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AMA: Doctors Demand Hold on Consumer Ads on New Drugs Until Physicians Get Briefed


CHICAGO - The American Medical Associations wants the FDA to make industry hold off on direct-to-consumer ads for new agents or implantable devices until physicians are brought up to speed.

CHICAGO, June 15 - The American Medical Association wants physicians to be given a head start on patients on the details about new drugs and implantable devices.

The AMA will ask the FDA to block direct-to-consumer ads for newly approved drugs and implantable medical devices until physicians have had time to be brought up to speed on the indications and "innovative nature" of the new therapeutics.

As orthopedic surgeon Ralph DiLibero, M.D., of Palos Verdes Estates, Calif., put it, "we don't want anything advertised to our patients that hasn't gone through physicians first."

The AMA's request for a moratorium on advertising of new drugs was part of a package of public health measures approved by the AMA's House of Delegates during its annual meeting here.

A second measure put the FDA and White House on notice that the AMA is fed up with the mixing of politics and science at the FDA.

The AMA said the FDA "should not permit political considerations to overrule scientific evidence in making policy decisions." Asked whether this was aimed at the FDA's delay in approving the over-the-counter status for the emergency contraceptive called Plan B, despite the unanimous recommendations of an FDA advisory committee, AMA president-elect Ronald Davis said the association supports OTC sales of Plan B.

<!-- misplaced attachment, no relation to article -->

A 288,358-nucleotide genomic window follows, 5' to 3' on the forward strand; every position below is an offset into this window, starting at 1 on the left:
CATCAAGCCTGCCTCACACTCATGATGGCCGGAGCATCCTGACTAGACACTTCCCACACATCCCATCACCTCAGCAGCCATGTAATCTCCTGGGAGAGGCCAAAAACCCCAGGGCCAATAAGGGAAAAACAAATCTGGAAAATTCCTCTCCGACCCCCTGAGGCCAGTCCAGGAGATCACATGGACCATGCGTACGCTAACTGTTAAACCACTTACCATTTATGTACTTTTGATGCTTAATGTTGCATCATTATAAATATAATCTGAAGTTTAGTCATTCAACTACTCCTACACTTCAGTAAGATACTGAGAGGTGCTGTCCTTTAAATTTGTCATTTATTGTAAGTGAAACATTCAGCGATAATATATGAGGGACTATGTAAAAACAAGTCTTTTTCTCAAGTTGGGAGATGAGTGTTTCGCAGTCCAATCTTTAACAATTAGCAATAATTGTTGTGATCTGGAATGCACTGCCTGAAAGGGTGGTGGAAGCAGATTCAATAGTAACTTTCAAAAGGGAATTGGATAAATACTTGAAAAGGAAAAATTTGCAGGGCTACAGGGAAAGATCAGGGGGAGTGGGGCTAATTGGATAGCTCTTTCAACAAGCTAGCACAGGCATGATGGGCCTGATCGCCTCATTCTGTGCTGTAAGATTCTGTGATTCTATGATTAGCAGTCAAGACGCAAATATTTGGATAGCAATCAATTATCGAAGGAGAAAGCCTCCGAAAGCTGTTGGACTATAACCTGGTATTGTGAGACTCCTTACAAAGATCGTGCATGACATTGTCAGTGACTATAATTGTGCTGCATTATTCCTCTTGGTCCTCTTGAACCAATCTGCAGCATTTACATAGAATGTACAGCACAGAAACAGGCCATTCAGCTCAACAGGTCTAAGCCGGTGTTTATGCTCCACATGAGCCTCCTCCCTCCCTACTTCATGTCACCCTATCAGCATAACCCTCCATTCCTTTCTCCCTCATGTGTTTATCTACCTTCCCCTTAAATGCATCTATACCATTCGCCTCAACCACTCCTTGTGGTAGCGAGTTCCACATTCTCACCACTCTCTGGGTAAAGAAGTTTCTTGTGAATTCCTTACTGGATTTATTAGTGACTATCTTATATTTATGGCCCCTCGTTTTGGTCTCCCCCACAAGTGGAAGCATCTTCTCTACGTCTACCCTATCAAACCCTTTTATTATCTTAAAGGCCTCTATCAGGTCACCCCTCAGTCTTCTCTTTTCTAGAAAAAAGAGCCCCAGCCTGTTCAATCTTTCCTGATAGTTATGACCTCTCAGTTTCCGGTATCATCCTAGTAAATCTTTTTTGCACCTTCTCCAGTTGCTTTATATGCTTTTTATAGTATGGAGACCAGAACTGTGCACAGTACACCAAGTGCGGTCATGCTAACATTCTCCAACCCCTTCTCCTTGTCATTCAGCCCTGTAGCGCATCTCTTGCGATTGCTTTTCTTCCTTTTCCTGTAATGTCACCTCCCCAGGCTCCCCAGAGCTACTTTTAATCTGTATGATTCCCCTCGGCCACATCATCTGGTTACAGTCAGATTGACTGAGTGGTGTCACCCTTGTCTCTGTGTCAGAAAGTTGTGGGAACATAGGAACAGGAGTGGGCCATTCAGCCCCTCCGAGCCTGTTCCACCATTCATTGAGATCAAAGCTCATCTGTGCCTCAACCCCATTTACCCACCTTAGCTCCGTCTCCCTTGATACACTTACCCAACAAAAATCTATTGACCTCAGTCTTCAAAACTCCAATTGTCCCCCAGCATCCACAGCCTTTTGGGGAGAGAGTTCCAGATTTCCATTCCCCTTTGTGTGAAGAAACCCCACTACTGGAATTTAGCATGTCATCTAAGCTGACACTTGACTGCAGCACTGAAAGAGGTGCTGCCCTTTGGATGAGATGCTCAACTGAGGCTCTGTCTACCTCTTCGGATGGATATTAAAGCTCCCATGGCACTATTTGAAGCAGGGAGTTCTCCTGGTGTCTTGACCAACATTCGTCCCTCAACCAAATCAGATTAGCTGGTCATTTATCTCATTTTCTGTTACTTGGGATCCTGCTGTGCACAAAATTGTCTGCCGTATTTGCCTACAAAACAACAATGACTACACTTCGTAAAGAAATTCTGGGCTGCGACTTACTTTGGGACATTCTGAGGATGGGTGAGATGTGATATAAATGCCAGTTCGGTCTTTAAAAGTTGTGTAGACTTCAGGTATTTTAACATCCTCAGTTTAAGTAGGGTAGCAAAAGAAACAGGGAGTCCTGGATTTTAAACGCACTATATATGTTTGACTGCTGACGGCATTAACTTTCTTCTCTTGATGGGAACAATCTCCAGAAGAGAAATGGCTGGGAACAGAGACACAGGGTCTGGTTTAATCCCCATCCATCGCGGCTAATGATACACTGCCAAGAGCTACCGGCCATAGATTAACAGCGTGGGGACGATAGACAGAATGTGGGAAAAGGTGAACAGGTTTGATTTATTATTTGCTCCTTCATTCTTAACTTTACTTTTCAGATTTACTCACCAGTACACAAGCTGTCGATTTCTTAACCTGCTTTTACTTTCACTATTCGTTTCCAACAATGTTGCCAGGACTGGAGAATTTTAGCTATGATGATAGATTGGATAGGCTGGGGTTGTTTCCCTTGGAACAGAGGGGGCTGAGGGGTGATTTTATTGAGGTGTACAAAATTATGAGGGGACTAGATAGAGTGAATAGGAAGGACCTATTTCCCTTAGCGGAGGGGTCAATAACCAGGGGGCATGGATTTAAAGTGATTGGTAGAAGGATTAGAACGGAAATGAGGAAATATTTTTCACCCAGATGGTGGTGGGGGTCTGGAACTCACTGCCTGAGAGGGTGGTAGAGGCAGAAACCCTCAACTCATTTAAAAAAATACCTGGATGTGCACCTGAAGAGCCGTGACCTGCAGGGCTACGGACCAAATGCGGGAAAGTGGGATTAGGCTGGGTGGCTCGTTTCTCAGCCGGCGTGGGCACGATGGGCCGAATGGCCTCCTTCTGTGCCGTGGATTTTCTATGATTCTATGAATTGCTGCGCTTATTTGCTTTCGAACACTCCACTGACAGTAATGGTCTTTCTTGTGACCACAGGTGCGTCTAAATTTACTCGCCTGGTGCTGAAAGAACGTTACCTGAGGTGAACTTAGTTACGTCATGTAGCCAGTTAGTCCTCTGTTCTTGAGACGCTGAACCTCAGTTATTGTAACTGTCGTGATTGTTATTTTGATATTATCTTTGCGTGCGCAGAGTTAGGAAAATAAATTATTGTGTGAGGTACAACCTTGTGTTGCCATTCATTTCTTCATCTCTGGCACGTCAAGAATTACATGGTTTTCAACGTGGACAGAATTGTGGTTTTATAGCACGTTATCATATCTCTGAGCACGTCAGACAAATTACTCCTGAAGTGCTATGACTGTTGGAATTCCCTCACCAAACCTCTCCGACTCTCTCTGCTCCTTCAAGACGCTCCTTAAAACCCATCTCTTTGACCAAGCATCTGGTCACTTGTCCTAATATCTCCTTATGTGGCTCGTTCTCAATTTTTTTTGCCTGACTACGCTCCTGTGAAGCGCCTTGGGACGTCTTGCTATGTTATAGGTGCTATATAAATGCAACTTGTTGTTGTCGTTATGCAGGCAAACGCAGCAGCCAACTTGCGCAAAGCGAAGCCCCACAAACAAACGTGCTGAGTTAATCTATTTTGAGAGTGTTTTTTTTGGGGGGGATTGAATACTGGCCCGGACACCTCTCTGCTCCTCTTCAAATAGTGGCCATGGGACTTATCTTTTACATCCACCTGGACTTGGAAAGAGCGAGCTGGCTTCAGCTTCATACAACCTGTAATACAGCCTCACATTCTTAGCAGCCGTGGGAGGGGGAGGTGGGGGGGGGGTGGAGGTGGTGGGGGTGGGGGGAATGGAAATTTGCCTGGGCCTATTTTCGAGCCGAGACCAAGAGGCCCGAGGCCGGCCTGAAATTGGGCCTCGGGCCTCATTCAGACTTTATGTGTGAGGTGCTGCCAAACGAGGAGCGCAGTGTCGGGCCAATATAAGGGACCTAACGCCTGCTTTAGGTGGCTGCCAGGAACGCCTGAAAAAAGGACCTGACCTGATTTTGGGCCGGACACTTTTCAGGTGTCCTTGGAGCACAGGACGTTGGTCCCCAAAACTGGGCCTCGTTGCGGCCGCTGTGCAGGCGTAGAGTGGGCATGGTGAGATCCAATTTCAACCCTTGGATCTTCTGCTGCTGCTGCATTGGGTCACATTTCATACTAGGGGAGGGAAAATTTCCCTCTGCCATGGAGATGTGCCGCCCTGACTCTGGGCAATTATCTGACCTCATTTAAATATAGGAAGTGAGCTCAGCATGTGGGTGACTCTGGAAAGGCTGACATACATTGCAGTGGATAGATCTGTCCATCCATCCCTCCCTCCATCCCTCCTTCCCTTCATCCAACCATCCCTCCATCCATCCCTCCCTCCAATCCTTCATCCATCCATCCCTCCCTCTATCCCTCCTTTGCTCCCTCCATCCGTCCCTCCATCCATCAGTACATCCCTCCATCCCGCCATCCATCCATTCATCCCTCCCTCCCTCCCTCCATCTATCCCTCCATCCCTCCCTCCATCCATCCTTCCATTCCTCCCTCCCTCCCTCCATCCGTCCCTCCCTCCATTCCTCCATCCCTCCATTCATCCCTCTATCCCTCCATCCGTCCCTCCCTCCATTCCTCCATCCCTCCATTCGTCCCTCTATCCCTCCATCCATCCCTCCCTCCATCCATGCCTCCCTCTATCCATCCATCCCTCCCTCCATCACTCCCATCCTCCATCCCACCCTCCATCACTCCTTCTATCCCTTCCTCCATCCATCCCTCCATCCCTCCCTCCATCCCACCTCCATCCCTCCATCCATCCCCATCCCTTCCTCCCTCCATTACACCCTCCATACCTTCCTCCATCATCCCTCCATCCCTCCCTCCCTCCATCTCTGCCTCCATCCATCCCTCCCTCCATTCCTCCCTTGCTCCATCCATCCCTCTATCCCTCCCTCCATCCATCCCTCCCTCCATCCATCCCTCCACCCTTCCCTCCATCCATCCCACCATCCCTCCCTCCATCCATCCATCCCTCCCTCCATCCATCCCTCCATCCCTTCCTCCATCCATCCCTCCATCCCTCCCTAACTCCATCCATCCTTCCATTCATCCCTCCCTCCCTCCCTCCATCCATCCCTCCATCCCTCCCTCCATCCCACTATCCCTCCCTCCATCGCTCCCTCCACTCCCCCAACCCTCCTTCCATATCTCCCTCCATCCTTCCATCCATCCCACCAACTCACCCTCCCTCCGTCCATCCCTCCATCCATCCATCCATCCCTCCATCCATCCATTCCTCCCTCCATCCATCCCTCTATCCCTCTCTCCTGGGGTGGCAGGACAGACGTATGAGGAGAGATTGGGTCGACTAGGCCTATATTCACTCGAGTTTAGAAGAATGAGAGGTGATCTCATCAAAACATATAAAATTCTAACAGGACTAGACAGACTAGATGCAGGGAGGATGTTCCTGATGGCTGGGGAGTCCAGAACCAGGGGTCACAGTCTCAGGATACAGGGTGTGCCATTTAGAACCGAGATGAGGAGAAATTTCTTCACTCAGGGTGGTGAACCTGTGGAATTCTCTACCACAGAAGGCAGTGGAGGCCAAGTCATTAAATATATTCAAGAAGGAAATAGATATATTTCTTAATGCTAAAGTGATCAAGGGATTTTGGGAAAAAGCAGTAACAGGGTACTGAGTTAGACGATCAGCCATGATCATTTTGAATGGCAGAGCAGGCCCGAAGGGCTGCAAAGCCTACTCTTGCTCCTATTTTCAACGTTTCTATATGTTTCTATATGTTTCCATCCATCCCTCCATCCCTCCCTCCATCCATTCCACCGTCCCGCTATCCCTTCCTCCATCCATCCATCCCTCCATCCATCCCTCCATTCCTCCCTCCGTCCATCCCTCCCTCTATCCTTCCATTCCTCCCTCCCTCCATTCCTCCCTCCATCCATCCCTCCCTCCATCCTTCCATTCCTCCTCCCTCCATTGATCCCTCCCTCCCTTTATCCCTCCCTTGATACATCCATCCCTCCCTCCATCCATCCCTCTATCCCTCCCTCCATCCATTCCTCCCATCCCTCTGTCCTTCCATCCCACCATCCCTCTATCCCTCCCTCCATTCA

"The [Plan B] decision has been delayed long enough," he said.

Dr. Davis, a preventive medicine specialist from East Lansing, Mich., said the latest AMA policy on DTC advertising of prescription drugs updates AMA advertising guidelines drafted with the FDA in 1993.

In addition to demanding a moratorium on new drug advertising, the AMA said that pharmaceutical companies should not hire actors to play the role of doctors or other health professionals in television ads for drugs. And the AMA also took umbrage at real physicians as product spokespersons.

Physicians, the AMA said, should be discouraged from direct product endorsements, but if a physician appears in an ad "there should be a prominent disclaimer noting that the physician was paid to endorse the drug or device," the AMA said.

The AMA also said it opposed "any manufacturer (drug or device sponsor) incentive programs for physician prescribing and pharmacist dispensing that are run concurrently with [direct to consumer] advertisements."

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